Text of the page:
Wednesday, March 14, 2018
Value is a term that is tossed around freely in the wine world these days, maybe a little too freely. Just because a wine is inexpensive doesn’t mean it’s a good value, and you can find value in wines at higher price points.
Price is just one part of the value equation, and quality is an equally important factor in determining value.
Quality can definitely be a matter of perception, while price is something strictly quantitative and easily measured. When wine professionals taste and evaluate wines, most do so without prior knowledge of price, so as to not be influenced by what the wine costs. Many sommeliers prefer to taste wines completely blind.
Consumers often are looking right at a price tag while shopping for wine on a store shelf, and that dollar figure can lead to some unfortunate buying decisions. Most of the better independent wine shops in our Valley have tasting licenses and are happy to pour you some low-cost samples so you can shop like a sommelier. Just ask your shop to not tell you the wine’s price until after you’ve tasted.
Evaluating quality in value wines can be challenging, but it’s a worthwhile practice that you’ll get better at the more you do it. One good method is to compare the wine to other similar offerings you’ve tasted. For example, if you’re tasting a Sonoma Cabernet which compares favorably against a $20 bottle you recently tasted and the price is revealed at $16, then you’ve found some value.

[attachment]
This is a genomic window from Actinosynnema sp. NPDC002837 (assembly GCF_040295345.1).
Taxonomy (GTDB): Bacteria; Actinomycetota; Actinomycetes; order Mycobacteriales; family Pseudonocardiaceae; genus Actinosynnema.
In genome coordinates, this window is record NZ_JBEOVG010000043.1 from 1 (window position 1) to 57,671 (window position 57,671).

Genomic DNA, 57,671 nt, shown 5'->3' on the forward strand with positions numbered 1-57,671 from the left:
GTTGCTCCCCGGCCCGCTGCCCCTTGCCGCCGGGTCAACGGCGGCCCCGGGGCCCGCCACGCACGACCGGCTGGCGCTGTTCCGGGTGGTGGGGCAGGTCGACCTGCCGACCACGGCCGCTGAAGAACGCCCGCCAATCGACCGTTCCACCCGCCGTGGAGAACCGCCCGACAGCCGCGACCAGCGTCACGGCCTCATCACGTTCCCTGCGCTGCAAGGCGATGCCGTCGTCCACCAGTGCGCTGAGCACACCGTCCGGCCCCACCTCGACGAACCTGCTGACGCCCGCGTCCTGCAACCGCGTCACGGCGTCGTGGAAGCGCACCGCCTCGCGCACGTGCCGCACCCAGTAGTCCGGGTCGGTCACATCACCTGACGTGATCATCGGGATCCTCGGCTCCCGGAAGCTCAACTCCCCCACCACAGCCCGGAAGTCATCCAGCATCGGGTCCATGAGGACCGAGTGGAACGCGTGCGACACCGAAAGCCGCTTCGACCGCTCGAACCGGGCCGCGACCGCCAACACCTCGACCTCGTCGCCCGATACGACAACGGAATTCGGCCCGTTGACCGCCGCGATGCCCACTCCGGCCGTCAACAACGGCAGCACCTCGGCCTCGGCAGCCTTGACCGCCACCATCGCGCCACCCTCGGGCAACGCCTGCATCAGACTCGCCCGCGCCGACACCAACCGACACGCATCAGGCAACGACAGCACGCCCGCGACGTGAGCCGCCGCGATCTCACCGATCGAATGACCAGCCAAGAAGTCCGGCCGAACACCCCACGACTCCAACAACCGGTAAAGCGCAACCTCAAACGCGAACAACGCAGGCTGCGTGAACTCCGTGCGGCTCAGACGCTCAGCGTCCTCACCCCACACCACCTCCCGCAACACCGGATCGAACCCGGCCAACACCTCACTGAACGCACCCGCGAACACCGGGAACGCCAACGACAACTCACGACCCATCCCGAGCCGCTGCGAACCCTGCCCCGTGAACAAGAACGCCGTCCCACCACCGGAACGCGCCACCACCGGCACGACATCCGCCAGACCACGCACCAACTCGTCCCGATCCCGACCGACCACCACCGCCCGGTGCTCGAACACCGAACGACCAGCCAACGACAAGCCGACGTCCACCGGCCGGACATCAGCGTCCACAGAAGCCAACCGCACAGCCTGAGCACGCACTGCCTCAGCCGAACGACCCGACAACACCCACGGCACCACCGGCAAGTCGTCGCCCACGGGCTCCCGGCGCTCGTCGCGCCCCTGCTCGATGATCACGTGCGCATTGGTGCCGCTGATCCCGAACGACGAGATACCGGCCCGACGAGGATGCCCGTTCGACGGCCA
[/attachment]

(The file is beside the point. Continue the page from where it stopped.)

I taste 75-100 wines a week in my new role as a restaurant-wine shop owner, so tasting for value is one of the most important parts of my job. I see a lot of value coming in from Italy and South America these days.
You can also find some nice bang for the buck in wines labeled as “California,” which means the grapes can come from anywhere in the state. You need to be sure to taste these wines to ensure quality and keep some notes on what represented value and what you shouldn’t buy or wouldn’t buy again.
Here’s a look at six wines that I think represent excellent value at well under $20:
2016 Zenato Pinot Grigio (Delle Venezie, Italy)
Fresh citrus-tropical fruits, with hints of minerality and a burst of acidity on the finish. The vivaciousness of this wine may surprise you.
2015 Lobizon Red Blend (Argentina)
This blend of Malbec and Bonardo delivers quality well beyond its price tag. Earthy and herbal notes with strawberry and pomegranate on the palate.
2015 Airlie Winery “Seven” White Bland (Willamette Valley, Oregon)
This white blend is vivacious and tantalizing with white floral aromas and flavors of melon, pineapple and pear.
2017 Charles and Charles Rose’ (Columbia Valley, Washington)
The aromas of raspberry, rose petal and lavender jump out of the glass. Flavors of baked cherry and raspberry with a creamy mid-palate and savory, citrus finish.
2015 Imagery Pinot Noir (California)
Silky texture with jammy fruit flavors of strawberry, Bing cherry and boysenberry. A small amount of Petite Verdot is added for additional body and structure.
2014 Masso Antico Primitivo (Puglia, Italy)
One of the best values I’ve tasted from Italy in a long time. Aromas of dried roses and peppery spice. Black cherry and baked raisins on the palate with good length.
All of these wines are available in our Valley. I hope this article inspires you to begin or continue your own pursuit of good value in wines. Remember, the best way to buy is to taste and evaluate. Cheers.